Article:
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The security of our food systems has been a topic of concern for some time. Between 2017 and 2018 about 12% of Canadian households reported being food insecure (ranging from marginal to severe insecurity). Times of crisis highlight the reality of our food systems. They show us how well prepared (or not) we are to handle challenges that can impact them.
The COVID-19 pandemic, in particular, spread fear about what would happen if production and supply chains failed. There was mass hysteria at the supermarkets and grocery stores; people stocked up on basic foods like canned vegetables and frozen meats. In Canada, local capacity for food production was threatened. There was a risk that tens of thousands of temporary foreign workers that Canada’s agriculture sector relies on wouldn’t be able to enter the country. Our dependence on imported foods also makes us vulnerable to the fragility of trade relationships in times of emergency.
Food security is a complex topic, so in this post we’re exploring simple strategies for how you can become more food secure today.
Topics in this post:
Food security builds a more resilient society
People are food secure when they can access the food they need for a healthy life at all times. Food Secure Canada’s core goals for advancing food security and sovereignty provide a picture of what food security should look like:
- Zero Hunger: Everyone has access to food despite their economic means.
- Healthy and safe food: High quality, nutritious and fresh food that is culturally appropriate.
- More resilient food systems: Food systems that use ecologically sound and sustainable methods, and can withstand crises and recovery quickly.
Food is a basic necessity of life, and access to high quality, nutritious and safe foods is critical for our health and wellbeing.
Our food systems are vulnerable. Factors like labour shortages or crop failure caused by natural disasters and weather patterns can disrupt the journey from farm to plate. Many people also lack the economic means to purchase healthy foods. The costs associated with the transport, packing and refrigeration of food drive up the price of fresh fruits and vegetables in urban centres, and increase their scarcity on dinner plates.
Poor nutrition can increase stress, tiredness and decrease our energy. Over the long term, it can lead to an increased risk of illnesses and health problems like tooth decay, high blood pressure and cholesterol, osteoporosis and depression.
Building food security is a key component of building a just and resilient society that offers better opportunities for all.
How can we become more food secure?
Local strategies are a crucial component of resilient food systems. At a systems level, we can improve our local food production, transport and storage processes so that they don’t negatively impact the environment. Farming practices can also evolve to use a regenerative agriculture approach that restores degraded soils by using techniques like cover crops, crop rotations, compost and animal manures.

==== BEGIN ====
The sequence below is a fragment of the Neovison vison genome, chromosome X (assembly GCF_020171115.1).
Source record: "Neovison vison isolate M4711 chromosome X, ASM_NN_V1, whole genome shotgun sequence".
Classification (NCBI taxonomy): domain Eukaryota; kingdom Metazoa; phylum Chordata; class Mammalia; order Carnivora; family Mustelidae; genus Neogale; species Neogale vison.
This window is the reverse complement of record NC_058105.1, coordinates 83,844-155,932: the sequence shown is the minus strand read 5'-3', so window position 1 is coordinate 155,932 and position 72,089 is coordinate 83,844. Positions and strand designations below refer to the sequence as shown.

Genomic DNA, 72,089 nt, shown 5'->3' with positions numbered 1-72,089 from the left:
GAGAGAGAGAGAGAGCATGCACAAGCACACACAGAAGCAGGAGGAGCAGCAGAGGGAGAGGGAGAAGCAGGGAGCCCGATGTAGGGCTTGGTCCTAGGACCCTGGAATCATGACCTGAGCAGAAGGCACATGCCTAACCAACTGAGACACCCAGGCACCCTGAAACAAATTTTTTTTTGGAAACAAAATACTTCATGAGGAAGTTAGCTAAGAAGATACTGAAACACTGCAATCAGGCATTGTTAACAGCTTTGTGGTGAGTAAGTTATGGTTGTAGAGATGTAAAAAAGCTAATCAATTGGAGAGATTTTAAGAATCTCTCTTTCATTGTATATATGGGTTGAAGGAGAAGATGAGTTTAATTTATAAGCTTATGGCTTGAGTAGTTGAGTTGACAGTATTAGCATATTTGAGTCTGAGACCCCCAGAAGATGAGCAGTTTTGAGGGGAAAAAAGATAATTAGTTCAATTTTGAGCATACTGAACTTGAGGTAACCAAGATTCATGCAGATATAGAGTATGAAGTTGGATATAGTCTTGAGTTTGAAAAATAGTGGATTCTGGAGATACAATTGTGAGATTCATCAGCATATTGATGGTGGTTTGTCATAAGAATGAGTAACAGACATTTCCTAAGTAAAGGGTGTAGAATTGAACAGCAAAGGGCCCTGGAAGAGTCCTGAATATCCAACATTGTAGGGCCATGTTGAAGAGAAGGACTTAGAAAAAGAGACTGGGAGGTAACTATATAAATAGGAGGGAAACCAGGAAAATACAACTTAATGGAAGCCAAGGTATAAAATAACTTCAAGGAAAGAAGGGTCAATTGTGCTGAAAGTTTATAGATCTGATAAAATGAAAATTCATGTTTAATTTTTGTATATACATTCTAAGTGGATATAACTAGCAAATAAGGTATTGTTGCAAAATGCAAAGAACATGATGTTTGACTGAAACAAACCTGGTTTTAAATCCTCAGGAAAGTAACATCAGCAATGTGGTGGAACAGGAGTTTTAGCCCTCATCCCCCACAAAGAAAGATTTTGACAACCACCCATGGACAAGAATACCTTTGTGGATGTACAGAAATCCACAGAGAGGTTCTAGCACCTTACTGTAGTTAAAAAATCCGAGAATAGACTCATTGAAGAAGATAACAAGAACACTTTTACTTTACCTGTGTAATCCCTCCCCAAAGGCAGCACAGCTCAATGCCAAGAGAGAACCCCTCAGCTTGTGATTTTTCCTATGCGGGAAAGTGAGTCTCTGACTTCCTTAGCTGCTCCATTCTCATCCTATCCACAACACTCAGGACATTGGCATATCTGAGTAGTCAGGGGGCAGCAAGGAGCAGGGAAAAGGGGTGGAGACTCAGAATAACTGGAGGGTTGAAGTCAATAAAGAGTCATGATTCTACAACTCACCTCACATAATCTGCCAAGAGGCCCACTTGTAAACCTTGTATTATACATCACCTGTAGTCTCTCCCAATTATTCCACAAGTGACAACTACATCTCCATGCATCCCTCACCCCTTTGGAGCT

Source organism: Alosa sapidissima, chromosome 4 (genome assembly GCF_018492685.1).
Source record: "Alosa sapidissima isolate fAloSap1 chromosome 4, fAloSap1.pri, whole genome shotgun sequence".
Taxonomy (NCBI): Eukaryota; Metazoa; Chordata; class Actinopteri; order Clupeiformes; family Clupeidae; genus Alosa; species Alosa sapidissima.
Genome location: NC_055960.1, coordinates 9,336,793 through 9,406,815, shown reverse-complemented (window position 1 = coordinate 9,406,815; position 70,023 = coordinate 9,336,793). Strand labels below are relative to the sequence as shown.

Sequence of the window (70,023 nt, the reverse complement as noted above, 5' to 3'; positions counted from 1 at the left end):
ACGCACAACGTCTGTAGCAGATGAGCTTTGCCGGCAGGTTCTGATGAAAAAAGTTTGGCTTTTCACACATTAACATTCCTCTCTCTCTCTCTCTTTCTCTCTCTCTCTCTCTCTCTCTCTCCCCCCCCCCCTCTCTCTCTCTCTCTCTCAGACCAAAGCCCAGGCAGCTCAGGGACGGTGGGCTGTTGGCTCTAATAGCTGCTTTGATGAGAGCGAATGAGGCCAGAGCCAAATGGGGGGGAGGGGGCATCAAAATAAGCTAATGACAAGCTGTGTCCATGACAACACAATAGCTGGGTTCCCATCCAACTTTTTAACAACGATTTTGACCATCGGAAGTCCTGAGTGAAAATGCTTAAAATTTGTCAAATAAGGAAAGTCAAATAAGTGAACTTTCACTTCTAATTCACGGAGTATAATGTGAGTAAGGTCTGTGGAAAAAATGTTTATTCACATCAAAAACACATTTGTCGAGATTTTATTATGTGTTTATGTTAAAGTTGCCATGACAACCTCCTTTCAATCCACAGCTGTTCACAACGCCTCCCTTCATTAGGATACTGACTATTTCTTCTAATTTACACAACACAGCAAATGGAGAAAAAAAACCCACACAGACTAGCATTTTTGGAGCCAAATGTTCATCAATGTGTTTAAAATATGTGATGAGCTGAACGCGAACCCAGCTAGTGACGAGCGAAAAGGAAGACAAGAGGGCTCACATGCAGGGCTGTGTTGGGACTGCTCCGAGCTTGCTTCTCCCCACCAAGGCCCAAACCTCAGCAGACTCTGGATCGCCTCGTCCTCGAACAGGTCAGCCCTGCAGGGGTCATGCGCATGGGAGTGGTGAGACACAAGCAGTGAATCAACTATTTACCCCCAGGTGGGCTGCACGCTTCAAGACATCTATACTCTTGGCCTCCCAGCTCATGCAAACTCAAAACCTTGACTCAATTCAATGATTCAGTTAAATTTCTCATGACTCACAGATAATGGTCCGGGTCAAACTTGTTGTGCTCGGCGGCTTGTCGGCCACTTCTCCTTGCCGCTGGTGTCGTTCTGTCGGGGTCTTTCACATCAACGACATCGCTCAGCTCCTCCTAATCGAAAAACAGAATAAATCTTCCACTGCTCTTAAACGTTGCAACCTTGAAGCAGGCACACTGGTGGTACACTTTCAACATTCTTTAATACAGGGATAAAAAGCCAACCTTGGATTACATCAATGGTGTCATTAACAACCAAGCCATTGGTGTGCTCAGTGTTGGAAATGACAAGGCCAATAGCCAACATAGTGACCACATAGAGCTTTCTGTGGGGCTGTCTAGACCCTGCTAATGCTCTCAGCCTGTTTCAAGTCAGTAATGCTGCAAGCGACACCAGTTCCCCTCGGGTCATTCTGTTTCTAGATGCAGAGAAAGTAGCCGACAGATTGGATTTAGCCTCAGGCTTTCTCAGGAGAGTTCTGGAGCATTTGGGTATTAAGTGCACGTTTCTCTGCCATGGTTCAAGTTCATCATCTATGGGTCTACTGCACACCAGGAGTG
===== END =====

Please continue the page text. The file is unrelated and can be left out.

At an individual level, we can contribute to our food security by growing herbs, vegetables and fruits in any space we have available.
Grow your own food security
Growing your own vegetables, herbs and fruits is a great way to increase your access to healthy and nutritious foods. You just need a few ‘ingredients’ to get started: secure access to suitable land, space or light to grow food, and gardening skills. There are lots of online resources with in depth information, so you can pick up knowledge as you grow.
The types of food you can grow will depend on what kind and how much space you have, the direction and strength of sunlight and wind, and soil type and quality. If your soil is not ideal or maybe your plot is a parking lot, you can build planter boxes or “raised beds” to lift your crops off the ground.
An allotment is an area of land that you can rent for a fee from a local municipality or private landlord. Allotment gardening has a long history in the United Kingdom and Europe. There are an estimated 300,000 plot holders, and about 90,000 people on waiting lists in the UK. In Germany, there are about one million allotments, with 70,000 in Berlin alone. Allotments tend to be larger plots that are located further out from the city centre.
What to grow: In the UK, common crops include vegetables like kale, celery, brussel sprouts and sweet potatoes. Herbs are popular too and include sage, lemon balm, rosemary, and coriander. Some allotments can even grow fruit including applies, cherries, pears and blackcurrants.
A community garden is typically smaller than an allotment and is usually located within a city neighbourhood. A group of people make decisions together about how to run the garden, and often they collaboratively clean, maintain and harvest the space. Some gardeners have individual plots and then they join with others to grow specific crops.
Community garden plots can large and small, on the ground or on rooftops. Community gardeners even take over unconventional spaces like underutilized development lots in Vancouver or parts of Berlin’s unused Templehof Airport.
Vegetables and herbs are good options to grow in a community garden. Take advantage of companion planting to minimize your risk of crop failure, protect your crops from pests and weather, and support plant pollination.
What to grow: A good companion planted crop combination is: carrots planted at one end of your plot and tomatoes at the other end, with onions, chives, basil and nasturtium (edible leaves and flowers!) in the middle.